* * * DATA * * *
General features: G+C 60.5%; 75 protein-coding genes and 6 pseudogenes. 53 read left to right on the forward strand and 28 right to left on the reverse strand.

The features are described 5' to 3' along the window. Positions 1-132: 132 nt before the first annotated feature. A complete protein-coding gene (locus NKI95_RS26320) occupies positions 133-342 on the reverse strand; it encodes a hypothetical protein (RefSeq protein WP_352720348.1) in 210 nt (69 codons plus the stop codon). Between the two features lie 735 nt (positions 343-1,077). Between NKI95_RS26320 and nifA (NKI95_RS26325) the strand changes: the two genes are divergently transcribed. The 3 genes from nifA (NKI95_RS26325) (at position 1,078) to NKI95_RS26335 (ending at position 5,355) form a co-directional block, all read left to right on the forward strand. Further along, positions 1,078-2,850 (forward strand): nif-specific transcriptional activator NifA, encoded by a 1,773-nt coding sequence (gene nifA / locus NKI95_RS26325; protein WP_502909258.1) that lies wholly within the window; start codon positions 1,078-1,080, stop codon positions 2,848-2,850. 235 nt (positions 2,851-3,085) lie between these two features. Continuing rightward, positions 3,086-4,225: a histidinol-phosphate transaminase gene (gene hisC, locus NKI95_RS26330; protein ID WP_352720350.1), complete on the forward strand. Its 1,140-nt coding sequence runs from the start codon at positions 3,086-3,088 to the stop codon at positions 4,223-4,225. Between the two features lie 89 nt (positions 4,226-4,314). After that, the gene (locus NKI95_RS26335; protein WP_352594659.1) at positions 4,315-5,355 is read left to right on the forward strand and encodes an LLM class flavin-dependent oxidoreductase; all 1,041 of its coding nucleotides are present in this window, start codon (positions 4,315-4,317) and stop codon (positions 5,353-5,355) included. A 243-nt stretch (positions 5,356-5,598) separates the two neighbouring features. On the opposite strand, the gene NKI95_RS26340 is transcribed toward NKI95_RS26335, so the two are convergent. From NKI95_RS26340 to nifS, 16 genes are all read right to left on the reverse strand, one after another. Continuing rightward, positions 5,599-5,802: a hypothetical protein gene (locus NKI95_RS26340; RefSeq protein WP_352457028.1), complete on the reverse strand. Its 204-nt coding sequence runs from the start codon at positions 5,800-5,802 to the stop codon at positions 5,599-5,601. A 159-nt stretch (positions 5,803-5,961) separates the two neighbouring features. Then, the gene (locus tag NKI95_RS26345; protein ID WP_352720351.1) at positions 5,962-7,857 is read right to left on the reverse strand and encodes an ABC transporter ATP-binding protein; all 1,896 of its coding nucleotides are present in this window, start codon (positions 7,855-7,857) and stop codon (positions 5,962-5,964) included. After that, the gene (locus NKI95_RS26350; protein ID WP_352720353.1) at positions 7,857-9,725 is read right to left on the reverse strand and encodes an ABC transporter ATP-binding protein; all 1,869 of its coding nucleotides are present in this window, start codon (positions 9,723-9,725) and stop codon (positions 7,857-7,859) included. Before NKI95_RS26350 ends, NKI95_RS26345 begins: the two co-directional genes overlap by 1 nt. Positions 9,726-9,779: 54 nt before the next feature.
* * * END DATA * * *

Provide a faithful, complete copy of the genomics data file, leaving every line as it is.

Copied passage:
General features: G+C 60.5%; 75 protein-coding genes and 6 pseudogenes. 53 read left to right on the forward strand and 28 right to left on the reverse strand.

The features are described 5' to 3' along the window. Positions 1-132: 132 nt before the first annotated feature. A complete protein-coding gene (locus NKI95_RS26320) occupies positions 133-342 on the reverse strand; it encodes a hypothetical protein (RefSeq protein WP_352720348.1) in 210 nt (69 codons plus the stop codon). Between the two features lie 735 nt (positions 343-1,077). Between NKI95_RS26320 and nifA (NKI95_RS26325) the strand changes: the two genes are divergently transcribed. The 3 genes from nifA (NKI95_RS26325) (at position 1,078) to NKI95_RS26335 (ending at position 5,355) form a co-directional block, all read left to right on the forward strand. Further along, positions 1,078-2,850 (forward strand): nif-specific transcriptional activator NifA, encoded by a 1,773-nt coding sequence (gene nifA / locus NKI95_RS26325; protein WP_502909258.1) that lies wholly within the window; start codon positions 1,078-1,080, stop codon positions 2,848-2,850. 235 nt (positions 2,851-3,085) lie between these two features. Continuing rightward, positions 3,086-4,225: a histidinol-phosphate transaminase gene (gene hisC, locus NKI95_RS26330; protein ID WP_352720350.1), complete on the forward strand. Its 1,140-nt coding sequence runs from the start codon at positions 3,086-3,088 to the stop codon at positions 4,223-4,225. Between the two features lie 89 nt (positions 4,226-4,314). After that, the gene (locus NKI95_RS26335; protein WP_352594659.1) at positions 4,315-5,355 is read left to right on the forward strand and encodes an LLM class flavin-dependent oxidoreductase; all 1,041 of its coding nucleotides are present in this window, start codon (positions 4,315-4,317) and stop codon (positions 5,353-5,355) included. A 243-nt stretch (positions 5,356-5,598) separates the two neighbouring features. On the opposite strand, the gene NKI95_RS26340 is transcribed toward NKI95_RS26335, so the two are convergent. From NKI95_RS26340 to nifS, 16 genes are all read right to left on the reverse strand, one after another. Continuing rightward, positions 5,599-5,802: a hypothetical protein gene (locus NKI95_RS26340; RefSeq protein WP_352457028.1), complete on the reverse strand. Its 204-nt coding sequence runs from the start codon at positions 5,800-5,802 to the stop codon at positions 5,599-5,601. A 159-nt stretch (positions 5,803-5,961) separates the two neighbouring features. Then, the gene (locus tag NKI95_RS26345; protein ID WP_352720351.1) at positions 5,962-7,857 is read right to left on the reverse strand and encodes an ABC transporter ATP-binding protein; all 1,896 of its coding nucleotides are present in this window, start codon (positions 7,855-7,857) and stop codon (positions 5,962-5,964) included. After that, the gene (locus NKI95_RS26350; protein ID WP_352720353.1) at positions 7,857-9,725 is read right to left on the reverse strand and encodes an ABC transporter ATP-binding protein; all 1,869 of its coding nucleotides are present in this window, start codon (positions 9,723-9,725) and stop codon (positions 7,857-7,859) included. Before NKI95_RS26350 ends, NKI95_RS26345 begins: the two co-directional genes overlap by 1 nt. Positions 9,726-9,779: 54 nt before the next feature.